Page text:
Speeding towards a safer fleet
You probably saw the headlines - but speeding soared during the lockdown period in early spring.
Maybe it was the lure of fewer cars and vans on the road, but many drivers saw it as an invitation to put their foot down.
In London there was a 71% increase in drivers caught speeding by the Metropolitan Police, while in April a further 15,000 were zapped by speed cameras according to a report by the BBC .
Such figures have been corroborated by telematics data from AX, a vehicle protection and management technology provider, which said that motorists were speeding three times more frequently during lockdown compared to normal.
The AX telematics data also showed that ‘major' speeding incidents also tripled, occurring on average once every 32 miles in April compared with every 94 miles in February.
And car drivers were the worst culprits, committing twice as many more major speeding incidents than normal compared with van drivers.
Interestingly, as lockdown started to ease, so drivers started to reduce their speed, with all types of speeding incidents occurring almost half as frequently in June when compared with April.
Director of investigative services at AX, Neil Thomas, told us: “It's fascinating to see how driver behaviour has been influenced by the impacts of COVID-19.
“Whether it was simply down to reduced traffic levels during lockdown or perhaps drivers assuming police forces had bigger priorities, the data shows that given the opportunity, many drivers are clearly willing to speed and quite often significantly so.”
What are the penalties for speeding?
The minimum you can expect is a £100 fine and three points on your driving licence. If you get caught by a speed camera you will be sent a Notice of Intended Prosecution that will give you a Fixed Penalty Notice or will ask you to go to court.
For drivers who rely on their cars for their livelihood, or business owners needing to see clients, the implications of amassing speeding penalty points is an inability to perform the work that is required of them. You may be disqualified from driving if you build up 12 or more penalty points during a three year period.
AX's Neil again:
“It goes without saying that excessive speed is detrimental to everyone's safety, but it poses an additional problem for fleet managers who have a responsibility for the safety of their drivers and vehicles.
“Alerting drivers to the fitment of a telematics system is one of the most effective ways of drastically clamping down on speeding and such systems could be needed now more than ever with the possibility of a second lockdown still on the horizon.”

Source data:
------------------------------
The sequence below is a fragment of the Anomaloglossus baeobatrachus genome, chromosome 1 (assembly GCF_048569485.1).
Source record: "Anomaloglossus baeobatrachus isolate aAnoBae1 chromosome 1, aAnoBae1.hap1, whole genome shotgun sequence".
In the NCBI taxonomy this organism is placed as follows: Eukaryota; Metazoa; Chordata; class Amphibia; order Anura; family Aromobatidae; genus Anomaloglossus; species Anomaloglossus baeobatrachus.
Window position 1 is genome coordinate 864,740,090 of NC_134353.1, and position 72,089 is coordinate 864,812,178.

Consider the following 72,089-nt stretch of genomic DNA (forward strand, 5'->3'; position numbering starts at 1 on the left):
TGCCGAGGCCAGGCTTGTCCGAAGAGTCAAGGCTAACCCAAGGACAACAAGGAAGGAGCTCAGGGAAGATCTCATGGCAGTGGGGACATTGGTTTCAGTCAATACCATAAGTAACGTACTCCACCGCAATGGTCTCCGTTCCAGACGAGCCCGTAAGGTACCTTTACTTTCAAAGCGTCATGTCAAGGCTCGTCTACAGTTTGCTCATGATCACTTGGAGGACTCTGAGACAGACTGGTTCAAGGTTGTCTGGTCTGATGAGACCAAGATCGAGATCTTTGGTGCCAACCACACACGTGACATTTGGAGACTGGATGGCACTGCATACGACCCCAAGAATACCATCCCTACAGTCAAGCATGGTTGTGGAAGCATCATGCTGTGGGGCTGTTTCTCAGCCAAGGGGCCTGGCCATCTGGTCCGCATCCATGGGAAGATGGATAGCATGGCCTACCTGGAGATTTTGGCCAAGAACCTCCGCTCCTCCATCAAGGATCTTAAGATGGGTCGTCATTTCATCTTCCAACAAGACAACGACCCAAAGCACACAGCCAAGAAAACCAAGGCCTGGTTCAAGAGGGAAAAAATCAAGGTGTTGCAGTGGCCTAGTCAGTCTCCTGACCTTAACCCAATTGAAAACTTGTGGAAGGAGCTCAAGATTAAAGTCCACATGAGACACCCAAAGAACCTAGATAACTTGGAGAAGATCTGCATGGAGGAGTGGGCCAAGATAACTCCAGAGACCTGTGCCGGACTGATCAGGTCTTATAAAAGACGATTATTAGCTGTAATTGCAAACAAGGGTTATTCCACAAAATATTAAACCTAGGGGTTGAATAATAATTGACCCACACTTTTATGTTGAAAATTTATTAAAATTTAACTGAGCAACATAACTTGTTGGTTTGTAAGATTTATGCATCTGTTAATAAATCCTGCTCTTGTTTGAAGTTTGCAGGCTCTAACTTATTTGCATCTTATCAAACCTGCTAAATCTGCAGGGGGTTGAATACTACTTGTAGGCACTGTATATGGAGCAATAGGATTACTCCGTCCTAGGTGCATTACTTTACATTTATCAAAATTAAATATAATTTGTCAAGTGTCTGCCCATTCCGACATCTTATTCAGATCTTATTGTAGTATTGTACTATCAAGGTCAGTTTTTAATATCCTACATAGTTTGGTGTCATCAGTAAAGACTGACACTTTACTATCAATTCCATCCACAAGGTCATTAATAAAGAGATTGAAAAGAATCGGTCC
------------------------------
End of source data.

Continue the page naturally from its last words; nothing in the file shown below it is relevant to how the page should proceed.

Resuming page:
The UK's largest independent road safety charity, IAM RoadSmart, wants speeding to become as socially unacceptable as drink and drug driving.
It has published new analysis that it calls ‘worrying', highlighting concerning levels of double standards. The charity's survey found that, despite more than one-in-10 drivers admitting to exceeding the speed limit of 30mph in residential areas, for almost nine out of every 10 motorists surveyed, speeding in a residential area was perceived as almost as big a threat to their personal safety as motorists driving under the influence of drugs, alcohol or when distracted by social media.
Almost half of motorists (46 per cent) surveyed believed it was acceptable to drive 10mph over the 70mph speed limit on motorways, with a quarter willing to go even faster. More than one-in-five motorists (22 per cent) believed it was acceptable to drive 5mph over the speed limit on a residential street.
Neil Greig, policy and research director for IAM RoadSmart, explained his concern: “Speeding consistently causes more than 4,400 casualties on UK roads each year. That's an average of 12 people a day killed or injured in some form. We need a fundamental shift in attitudes towards speeding so that it becomes as socially unacceptable as drink and drug driving – where public opinion has changed over previous decades.”
How should fleets prevent drivers speeding?
Neil Thomas from AX has already suggested that telematics is one way to prevent speeding.
With a telematics-based speeding report, fleet managers can see who has been speeding and how often, for example. The next step is to provide driver training to influence driving behaviour.
“The point of using telematics to highlight speeding is to make fleets safer - that has to be the ultimate aim, not only for the drivers themselves but for fellow road users and pedestrians,” Rob Marshall, the operations director at Gateway2Lease adds.
“But there are other benefits to improved driving behaviour, and these include reduced wear and tear and lower fuel costs on the fleet.”
The benefits of targeting speeding drivers
There are five key benefits.
- Reduce emissions and improve fuel efficiency
- Improve driver well-being with a more relaxed and calmer attitude to driving
- Save lives and reduce human impact of speed related accidents
- Save money - on fuel, maintenance, on car repairs
- Create a safer fleet mentality
Adds Marshall: “I don't think any business running a fleet of cars, from 10 to 100, would argue with those outcomes. Identifying appropriate behaviours is not only essential in the workplace, but in the company car, too.”
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